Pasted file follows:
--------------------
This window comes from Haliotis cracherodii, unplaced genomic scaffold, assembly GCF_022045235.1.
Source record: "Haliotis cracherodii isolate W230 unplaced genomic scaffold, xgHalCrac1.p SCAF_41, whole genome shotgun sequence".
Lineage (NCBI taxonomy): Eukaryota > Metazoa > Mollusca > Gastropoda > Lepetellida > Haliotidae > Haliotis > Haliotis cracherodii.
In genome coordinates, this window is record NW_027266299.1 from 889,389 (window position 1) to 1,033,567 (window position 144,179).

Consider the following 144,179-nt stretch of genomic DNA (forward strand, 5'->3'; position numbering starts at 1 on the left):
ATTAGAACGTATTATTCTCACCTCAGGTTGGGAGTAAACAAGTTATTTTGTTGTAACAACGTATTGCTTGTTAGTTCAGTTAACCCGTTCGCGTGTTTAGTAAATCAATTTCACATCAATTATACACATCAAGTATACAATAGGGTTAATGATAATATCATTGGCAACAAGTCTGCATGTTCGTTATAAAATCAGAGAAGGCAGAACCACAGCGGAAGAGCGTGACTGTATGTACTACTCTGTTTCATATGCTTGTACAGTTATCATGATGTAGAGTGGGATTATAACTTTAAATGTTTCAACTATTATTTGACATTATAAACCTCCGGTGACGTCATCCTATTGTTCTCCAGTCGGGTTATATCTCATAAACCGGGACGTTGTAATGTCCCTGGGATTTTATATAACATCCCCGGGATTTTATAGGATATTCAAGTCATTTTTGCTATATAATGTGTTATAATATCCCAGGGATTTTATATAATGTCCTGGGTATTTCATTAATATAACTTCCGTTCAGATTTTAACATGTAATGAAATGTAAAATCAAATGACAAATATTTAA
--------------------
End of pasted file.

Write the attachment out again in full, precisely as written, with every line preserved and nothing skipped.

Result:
This window comes from Haliotis cracherodii, unplaced genomic scaffold, assembly GCF_022045235.1.
Source record: "Haliotis cracherodii isolate W230 unplaced genomic scaffold, xgHalCrac1.p SCAF_41, whole genome shotgun sequence".
Lineage (NCBI taxonomy): Eukaryota > Metazoa > Mollusca > Gastropoda > Lepetellida > Haliotidae > Haliotis > Haliotis cracherodii.
In genome coordinates, this window is record NW_027266299.1 from 889,389 (window position 1) to 1,033,567 (window position 144,179).

Consider the following 144,179-nt stretch of genomic DNA (forward strand, 5'->3'; position numbering starts at 1 on the left):
ATTAGAACGTATTATTCTCACCTCAGGTTGGGAGTAAACAAGTTATTTTGTTGTAACAACGTATTGCTTGTTAGTTCAGTTAACCCGTTCGCGTGTTTAGTAAATCAATTTCACATCAATTATACACATCAAGTATACAATAGGGTTAATGATAATATCATTGGCAACAAGTCTGCATGTTCGTTATAAAATCAGAGAAGGCAGAACCACAGCGGAAGAGCGTGACTGTATGTACTACTCTGTTTCATATGCTTGTACAGTTATCATGATGTAGAGTGGGATTATAACTTTAAATGTTTCAACTATTATTTGACATTATAAACCTCCGGTGACGTCATCCTATTGTTCTCCAGTCGGGTTATATCTCATAAACCGGGACGTTGTAATGTCCCTGGGATTTTATATAACATCCCCGGGATTTTATAGGATATTCAAGTCATTTTTGCTATATAATGTGTTATAATATCCCAGGGATTTTATATAATGTCCTGGGTATTTCATTAATATAACTTCCGTTCAGATTTTAACATGTAATGAAATGTAAAATCAAATGACAAATATTTAA